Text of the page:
I'm trying to modify Terry Ma's vim-smooth-scroll in an attempt to learn vimscript. This plugin creates "smooth" scrolling, so when I hit <c-j>, the cursor moves downward a few steps at a time, not 50 lines at once.

The script looks like this:

" Scroll the screen up
function! smooth_scroll#up(dist, duration, speed)
  call s:smooth_scroll('u', a:dist, a:duration, a:speed)

" Scroll the screen down
function! smooth_scroll#down(dist, duration, speed)
  call s:smooth_scroll('d', a:dist, a:duration, a:speed)

function! s:smooth_scroll(dir, dist, duration, speed)
  let s:curr_dir = a:dir

  for i in range(a:dist/a:speed)
    let start = reltime()
    if a:dir ==# 'd'
      " break if current direction changes
      if s:curr_dir ==# 'u'
      exec "normal! ".a:speed."\j".a:speed."j"
      if s:curr_dir ==# 'd'
      exec "normal! ".a:speed."\k".a:speed."k"
    let elapsed = s:get_ms_since(start)
    let snooze = float2nr(a:duration-elapsed)
    if snooze > 0
      exec "sleep ".snooze."m"

function! s:get_ms_since(time)
  let cost = split(reltimestr(reltime(a:time)), '\.')
  return str2nr(cost[0])*1000 + str2nr(cost[1])/1000.0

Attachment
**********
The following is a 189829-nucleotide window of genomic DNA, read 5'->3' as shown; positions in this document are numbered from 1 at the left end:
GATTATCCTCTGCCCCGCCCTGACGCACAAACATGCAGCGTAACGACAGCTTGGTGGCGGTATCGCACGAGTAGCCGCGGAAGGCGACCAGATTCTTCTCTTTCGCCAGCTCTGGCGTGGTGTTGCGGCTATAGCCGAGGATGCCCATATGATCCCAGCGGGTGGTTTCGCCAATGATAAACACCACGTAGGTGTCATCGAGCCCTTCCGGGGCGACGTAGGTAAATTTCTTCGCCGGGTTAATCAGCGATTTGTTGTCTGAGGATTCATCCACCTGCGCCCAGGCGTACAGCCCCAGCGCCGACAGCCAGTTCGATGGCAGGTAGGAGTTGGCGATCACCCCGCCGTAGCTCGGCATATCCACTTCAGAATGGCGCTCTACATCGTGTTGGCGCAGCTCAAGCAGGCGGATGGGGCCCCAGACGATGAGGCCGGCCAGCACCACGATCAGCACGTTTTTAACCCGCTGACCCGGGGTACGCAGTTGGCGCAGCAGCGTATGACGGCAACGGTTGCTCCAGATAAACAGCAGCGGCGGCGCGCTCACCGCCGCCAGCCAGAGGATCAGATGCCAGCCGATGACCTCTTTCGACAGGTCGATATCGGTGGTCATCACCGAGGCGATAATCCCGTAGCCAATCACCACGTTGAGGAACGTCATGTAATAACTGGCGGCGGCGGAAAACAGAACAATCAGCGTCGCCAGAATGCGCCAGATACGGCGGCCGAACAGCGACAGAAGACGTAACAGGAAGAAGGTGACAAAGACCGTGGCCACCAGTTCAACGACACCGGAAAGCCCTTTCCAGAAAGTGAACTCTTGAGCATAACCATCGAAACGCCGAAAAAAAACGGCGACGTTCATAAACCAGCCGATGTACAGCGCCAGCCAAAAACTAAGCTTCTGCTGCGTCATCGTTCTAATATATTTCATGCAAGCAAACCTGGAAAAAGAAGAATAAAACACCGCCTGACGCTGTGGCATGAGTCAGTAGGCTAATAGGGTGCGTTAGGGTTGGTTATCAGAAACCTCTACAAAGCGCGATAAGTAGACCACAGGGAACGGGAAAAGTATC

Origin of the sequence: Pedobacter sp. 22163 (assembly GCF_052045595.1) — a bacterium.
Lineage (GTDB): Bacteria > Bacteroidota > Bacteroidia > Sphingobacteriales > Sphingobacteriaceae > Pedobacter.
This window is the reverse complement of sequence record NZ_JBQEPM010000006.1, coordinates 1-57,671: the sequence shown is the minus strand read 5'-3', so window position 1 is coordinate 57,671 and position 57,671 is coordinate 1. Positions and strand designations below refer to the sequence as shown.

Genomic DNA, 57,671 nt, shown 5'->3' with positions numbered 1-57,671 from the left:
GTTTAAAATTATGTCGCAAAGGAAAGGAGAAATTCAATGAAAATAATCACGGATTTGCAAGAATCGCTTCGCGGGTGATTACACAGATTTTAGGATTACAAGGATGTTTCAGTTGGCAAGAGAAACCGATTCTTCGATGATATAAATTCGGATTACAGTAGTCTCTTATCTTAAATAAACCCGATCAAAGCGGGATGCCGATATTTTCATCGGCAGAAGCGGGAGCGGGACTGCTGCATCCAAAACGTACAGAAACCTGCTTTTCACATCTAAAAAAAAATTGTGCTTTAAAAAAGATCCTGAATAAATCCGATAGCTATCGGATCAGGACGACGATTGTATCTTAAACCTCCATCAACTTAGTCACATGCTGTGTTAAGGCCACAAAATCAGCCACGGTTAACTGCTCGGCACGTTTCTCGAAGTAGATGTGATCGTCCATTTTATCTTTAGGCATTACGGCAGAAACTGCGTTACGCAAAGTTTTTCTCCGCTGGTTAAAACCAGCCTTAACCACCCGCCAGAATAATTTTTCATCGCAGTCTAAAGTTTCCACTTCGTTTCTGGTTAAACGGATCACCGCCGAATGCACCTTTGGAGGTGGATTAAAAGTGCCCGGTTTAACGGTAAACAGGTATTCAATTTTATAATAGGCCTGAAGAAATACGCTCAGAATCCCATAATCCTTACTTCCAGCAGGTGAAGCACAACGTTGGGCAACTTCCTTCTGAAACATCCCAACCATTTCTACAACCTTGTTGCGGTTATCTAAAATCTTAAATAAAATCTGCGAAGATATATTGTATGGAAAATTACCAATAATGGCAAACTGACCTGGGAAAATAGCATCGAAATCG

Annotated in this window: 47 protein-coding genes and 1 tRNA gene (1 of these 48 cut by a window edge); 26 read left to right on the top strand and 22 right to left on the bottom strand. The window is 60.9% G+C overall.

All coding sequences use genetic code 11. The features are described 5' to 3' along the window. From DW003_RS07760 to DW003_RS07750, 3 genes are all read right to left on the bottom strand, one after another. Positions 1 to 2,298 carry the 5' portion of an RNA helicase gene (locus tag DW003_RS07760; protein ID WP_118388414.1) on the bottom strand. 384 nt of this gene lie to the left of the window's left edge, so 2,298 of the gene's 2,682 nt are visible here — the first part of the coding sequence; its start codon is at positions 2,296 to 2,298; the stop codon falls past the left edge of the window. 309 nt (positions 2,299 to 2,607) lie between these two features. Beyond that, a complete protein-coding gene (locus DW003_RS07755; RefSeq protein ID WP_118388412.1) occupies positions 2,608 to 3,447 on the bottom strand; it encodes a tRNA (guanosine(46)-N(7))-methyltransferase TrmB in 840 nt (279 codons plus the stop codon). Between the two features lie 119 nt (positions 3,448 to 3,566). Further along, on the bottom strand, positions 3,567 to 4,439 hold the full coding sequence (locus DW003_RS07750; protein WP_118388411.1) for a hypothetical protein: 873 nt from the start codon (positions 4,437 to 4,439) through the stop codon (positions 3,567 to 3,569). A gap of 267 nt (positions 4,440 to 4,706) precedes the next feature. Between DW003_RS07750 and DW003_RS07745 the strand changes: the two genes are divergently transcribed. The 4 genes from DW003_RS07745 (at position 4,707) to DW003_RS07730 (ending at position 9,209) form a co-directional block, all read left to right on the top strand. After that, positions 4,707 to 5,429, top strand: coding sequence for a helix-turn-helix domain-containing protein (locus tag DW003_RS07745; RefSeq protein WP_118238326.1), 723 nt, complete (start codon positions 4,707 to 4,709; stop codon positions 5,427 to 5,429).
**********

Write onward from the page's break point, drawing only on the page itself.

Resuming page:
noremap <silent> <c-k> :call smooth_scroll#up(&scroll, 150, 2)<CR>
noremap <silent> <c-j> :call smooth_scroll#down(&scroll, 150, 2)<CR>
noremap <silent> <c-b> :call smooth_scroll#up(&scroll*2, 150, 4)<CR>
noremap <silent> <c-f> :call smooth_scroll#down(&scroll*2, 150, 4)<CR>

I have a variable s:curr_dir, that ideally tracks the current direction of how the cursor is moving. It was my understanding that, if I hit <c-j>, and then <c-k>, two instances of the function smooth_scroll would be running simultaneously. Then, since s:curr_dir would change, causing <c-j>'s call to smooth_scroll to be cancelled. I'm using neovim, so I thought this would work since neovim is "asynchronous", but I'm definitely misunderstanding something.

What is the best way to have a function that was previously called, but still running, realize that some global state has changed?

  • 1
    Both vim and neovim support asynchronous jobs, but AFAIK neither one makes function calls async by default—in other words, when you call the function, the next call must wait til the first one is done. – D. Ben Knoble Sep 16 at 12:23

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